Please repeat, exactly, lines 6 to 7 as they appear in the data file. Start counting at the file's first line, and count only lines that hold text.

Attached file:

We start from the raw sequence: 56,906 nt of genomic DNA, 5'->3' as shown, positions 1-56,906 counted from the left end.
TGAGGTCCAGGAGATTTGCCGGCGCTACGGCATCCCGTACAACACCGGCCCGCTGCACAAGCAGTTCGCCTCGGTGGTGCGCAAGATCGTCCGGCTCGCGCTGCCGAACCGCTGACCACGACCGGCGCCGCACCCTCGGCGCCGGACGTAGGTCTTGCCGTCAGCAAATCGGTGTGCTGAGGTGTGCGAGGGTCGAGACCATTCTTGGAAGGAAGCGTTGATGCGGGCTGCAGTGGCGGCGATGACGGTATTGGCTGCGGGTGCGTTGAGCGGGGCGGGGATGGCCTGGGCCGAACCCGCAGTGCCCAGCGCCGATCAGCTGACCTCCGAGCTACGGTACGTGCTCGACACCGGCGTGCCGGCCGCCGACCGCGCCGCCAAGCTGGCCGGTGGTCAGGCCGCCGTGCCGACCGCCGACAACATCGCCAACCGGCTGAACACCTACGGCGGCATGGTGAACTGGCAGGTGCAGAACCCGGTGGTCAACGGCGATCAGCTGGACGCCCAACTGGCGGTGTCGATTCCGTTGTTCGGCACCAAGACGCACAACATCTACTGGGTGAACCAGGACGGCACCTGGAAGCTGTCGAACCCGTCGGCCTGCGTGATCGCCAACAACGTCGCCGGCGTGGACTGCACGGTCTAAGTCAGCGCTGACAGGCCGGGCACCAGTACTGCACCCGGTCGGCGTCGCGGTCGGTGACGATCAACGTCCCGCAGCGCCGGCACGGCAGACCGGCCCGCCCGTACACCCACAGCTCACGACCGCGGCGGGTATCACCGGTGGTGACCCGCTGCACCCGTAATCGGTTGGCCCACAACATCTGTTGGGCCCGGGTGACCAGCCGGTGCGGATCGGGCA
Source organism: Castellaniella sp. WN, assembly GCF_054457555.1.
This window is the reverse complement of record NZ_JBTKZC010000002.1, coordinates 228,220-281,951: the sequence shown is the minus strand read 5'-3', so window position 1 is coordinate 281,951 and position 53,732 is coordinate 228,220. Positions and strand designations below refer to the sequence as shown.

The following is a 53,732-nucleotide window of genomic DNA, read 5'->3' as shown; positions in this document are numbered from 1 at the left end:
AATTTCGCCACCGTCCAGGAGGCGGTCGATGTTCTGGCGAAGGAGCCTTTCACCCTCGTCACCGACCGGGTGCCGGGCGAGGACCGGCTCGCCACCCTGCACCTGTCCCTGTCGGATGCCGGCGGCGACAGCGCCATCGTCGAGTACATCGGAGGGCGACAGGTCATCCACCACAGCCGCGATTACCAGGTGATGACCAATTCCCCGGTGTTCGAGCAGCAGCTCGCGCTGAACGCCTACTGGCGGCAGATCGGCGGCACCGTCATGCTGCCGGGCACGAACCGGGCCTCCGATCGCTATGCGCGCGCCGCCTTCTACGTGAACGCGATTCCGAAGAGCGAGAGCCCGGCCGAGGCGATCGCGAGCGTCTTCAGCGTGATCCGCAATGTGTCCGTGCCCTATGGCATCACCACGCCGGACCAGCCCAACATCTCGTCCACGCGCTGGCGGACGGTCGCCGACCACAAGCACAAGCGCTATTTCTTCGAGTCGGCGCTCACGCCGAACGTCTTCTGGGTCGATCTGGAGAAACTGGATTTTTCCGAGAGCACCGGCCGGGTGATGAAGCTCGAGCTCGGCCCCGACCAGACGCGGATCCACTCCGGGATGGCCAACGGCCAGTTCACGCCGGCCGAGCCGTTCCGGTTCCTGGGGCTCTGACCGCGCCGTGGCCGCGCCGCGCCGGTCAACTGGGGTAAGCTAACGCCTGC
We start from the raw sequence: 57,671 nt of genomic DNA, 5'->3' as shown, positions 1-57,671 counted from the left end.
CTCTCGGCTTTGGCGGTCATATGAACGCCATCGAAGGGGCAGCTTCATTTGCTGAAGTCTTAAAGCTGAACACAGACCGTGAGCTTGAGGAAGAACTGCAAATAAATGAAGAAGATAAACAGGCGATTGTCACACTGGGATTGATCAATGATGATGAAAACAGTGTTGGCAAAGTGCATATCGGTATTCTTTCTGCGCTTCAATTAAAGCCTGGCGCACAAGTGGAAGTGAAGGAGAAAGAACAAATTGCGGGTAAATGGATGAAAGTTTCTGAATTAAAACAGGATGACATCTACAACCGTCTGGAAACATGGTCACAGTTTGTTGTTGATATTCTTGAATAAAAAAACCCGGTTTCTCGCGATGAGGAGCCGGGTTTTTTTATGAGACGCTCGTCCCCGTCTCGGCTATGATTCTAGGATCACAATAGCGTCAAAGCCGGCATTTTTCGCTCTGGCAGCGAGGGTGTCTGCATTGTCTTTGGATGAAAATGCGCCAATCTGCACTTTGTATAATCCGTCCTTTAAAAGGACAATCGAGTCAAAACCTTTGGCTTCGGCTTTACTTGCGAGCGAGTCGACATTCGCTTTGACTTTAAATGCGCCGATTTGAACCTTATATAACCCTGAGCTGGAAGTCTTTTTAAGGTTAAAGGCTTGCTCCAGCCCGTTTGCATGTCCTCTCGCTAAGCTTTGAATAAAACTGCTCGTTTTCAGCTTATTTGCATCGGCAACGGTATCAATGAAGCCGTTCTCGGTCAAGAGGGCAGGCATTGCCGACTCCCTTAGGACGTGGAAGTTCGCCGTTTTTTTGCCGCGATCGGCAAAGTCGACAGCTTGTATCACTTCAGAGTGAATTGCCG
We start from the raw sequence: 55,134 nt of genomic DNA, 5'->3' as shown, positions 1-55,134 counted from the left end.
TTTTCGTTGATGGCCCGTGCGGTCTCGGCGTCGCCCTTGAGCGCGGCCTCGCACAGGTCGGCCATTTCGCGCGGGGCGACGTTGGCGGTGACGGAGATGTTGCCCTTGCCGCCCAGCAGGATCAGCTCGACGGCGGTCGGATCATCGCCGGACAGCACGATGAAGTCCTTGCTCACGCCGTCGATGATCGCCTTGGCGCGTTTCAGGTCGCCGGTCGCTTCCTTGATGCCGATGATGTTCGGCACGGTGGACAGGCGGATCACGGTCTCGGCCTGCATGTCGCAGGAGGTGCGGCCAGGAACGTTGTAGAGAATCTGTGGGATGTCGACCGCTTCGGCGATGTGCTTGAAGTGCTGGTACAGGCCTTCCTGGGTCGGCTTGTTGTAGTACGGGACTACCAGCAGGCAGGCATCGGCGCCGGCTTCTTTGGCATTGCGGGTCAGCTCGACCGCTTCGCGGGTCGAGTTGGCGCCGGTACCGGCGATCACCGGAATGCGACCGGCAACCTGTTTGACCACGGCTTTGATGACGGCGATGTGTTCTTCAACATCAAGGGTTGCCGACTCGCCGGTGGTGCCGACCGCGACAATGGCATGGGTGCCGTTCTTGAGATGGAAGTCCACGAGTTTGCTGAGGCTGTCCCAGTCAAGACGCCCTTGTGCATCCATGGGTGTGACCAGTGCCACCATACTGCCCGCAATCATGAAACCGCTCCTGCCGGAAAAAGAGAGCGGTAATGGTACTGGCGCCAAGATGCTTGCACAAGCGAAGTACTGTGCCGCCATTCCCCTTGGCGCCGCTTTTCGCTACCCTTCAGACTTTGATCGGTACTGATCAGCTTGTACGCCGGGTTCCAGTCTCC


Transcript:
AATTTCGCCACCGTCCAGGAGGCGGTCGATGTTCTGGCGAAGGAGCCTTTCACCCTCGTCACCGACCGGGTGCCGGGCGAGGACCGGCTCGCCACCCTGCACCTGTCCCTGTCGGATGCCGGCGGCGACAGCGCCATCGTCGAGTACATCGGAGGGCGACAGGTCATCCACCACAGCCGCGATTACCAGGTGATGACCAATTCCCCGGTGTTCGAGCAGCAGCTCGCGCTGAACGCCTACTGGCGGCAGATCGGCGGCACCGTCATGCTGCCGGGCACGAACCGGGCCTCCGATCGCTATGCGCGCGCCGCCTTCTACGTGAACGCGATTCCGAAGAGCGAGAGCCCGGCCGAGGCGATCGCGAGCGTCTTCAGCGTGATCCGCAATGTGTCCGTGCCCTATGGCATCACCACGCCGGACCAGCCCAACATCTCGTCCACGCGCTGGCGGACGGTCGCCGACCACAAGCACAAGCGCTATTTCTTCGAGTCGGCGCTCACGCCGAACGTCTTCTGGGTCGATCTGGAGAAACTGGATTTTTCCGAGAGCACCGGCCGGGTGATGAAGCTCGAGCTCGGCCCCGACCAGACGCGGATCCACTCCGGGATGGCCAACGGCCAGTTCACGCCGGCCGAGCCGTTCCGGTTCCTGGGGCTCTGACCGCGCCGTGGCCGCGCCGCGCCGGTCAACTGGGGTAAGCTAACGCCTGC
We start from the raw sequence: 57,671 nt of genomic DNA, 5'->3' as shown, positions 1-57,671 counted from the left end.